- Beard shampoos and washes don’t contain the harsh chemicals found in regular shampoo; chemicals the get rid of oils that can make the hair on your head look greasy. The natural oils produced by your skin are important to overall health of your beard. The sebaceous glands at the root of hair follicles produce the oil that keeps your beard moisturized and well-nourished. Beard shampoos, however, clean your beard without removing the needed oils produced by your skin.
- Regular shampoo is made to clean your hair but to also strip it of oils that cause your hair to look – and feel – greasy.
- A quality beard shampoo not only cleans your beard, but washes away dead skins cells that cause irritation, itching, and beardruff. But it leaves the oils in so your beard looks and feels healthy instead of dry and prone to split ends.
- An important ingredient found in beard shampoo is Ketoconazole, which works to treat seborrheic dermatitis.
There’s nothing overly complicated about shampooing your beard. First, wet it with water – in the shower if you’d like – and then apply a small amount of beard shampoo into the palm of your hand.
One of the many things to like about a good beard shampoo is that you don’t need a ton of it to work up a good lather.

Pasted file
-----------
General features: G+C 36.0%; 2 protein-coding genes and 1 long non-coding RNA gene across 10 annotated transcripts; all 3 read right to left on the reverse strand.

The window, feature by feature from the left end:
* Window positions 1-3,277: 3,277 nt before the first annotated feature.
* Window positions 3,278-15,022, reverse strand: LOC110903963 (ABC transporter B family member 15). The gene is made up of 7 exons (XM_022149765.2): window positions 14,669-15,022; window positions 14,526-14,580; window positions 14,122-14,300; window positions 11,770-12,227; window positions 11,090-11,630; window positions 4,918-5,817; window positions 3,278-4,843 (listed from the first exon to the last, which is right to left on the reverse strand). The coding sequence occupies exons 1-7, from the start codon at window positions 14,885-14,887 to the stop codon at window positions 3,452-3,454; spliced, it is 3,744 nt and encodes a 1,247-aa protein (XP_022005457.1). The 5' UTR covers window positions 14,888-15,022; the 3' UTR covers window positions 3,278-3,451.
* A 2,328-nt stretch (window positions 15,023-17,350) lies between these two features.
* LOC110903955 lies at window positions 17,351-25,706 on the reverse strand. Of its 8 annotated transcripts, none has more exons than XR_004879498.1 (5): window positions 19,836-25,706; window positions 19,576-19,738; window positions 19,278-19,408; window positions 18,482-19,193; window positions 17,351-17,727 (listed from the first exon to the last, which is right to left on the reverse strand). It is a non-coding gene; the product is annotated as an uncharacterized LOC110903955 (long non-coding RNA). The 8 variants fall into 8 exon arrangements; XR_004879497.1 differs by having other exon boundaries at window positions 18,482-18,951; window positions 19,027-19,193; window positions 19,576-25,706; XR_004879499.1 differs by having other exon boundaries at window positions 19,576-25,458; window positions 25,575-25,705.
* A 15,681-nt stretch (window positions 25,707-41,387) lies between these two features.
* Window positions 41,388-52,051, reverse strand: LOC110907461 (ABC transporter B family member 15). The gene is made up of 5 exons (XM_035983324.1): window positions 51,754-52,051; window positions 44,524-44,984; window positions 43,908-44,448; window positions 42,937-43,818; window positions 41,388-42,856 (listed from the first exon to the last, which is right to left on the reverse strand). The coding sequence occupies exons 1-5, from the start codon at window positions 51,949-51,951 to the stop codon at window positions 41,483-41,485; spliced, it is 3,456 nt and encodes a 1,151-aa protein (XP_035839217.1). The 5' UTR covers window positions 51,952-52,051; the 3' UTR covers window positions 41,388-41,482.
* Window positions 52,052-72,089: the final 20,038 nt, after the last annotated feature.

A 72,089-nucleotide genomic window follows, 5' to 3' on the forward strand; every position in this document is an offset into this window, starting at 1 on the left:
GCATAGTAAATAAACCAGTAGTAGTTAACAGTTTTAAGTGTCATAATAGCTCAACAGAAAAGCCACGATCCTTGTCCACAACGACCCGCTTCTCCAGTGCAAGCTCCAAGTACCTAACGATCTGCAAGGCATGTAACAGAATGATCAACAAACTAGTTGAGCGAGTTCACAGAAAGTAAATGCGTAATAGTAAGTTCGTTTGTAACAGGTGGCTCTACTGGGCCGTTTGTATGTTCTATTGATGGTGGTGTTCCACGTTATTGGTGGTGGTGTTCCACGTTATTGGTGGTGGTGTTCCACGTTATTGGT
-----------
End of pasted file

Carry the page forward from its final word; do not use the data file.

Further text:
Work the shampoo into your skin and beard with the tips of your fingers.
Shift the hairs of your beard in different directions as you scrub it and don’t be afraid to rub it in vigorously.
In fact, some experts say that applying a bit of extra pressure to the hair of a newer beard promotes follicle growth.
Once you’ve worked the shampoo into the beard and skin, rinse it out with warm water. The temperature of the water is important because warm water will open your skin’s pores, while hot water dries the skin out.
When you’re finished, dry your beard and skin with a towel. Excess water can irritate the skin if not dried out thoroughly.
And a final note: it’s not necessary to shampoo your beard every day.
In fact, too much shampooing may strip the natural oils from your skin that are such a big part of your beard’s overall health.
That said, shampooing your beard two or three times a week should suffice – even if your one of those eaters whose food often ends up in their beard.
Great example — Nizoral A-D Anti-Dandruff Shampoo
2. Condition it With Beard Oil
Your beard grooming kit should always contain beard oil, whether beardruff plagues you or not. Beard oil is your friend, fellas, for a lot of reasons, not the least of which is that it traps moisture in your beard to keep it hydrated.
Beard oil helps keep your beard from itching and it helps to keep beard dandruff away.
It’s hard to say what’s absolute best beard dandruff treatment, but beard oil ranks right up there with the rest.
And while having a beard makes the skin underneath drier than normal because the hairs take moisture from the surface of the skin, and oil adds moisture to the skin while conditioning the hair.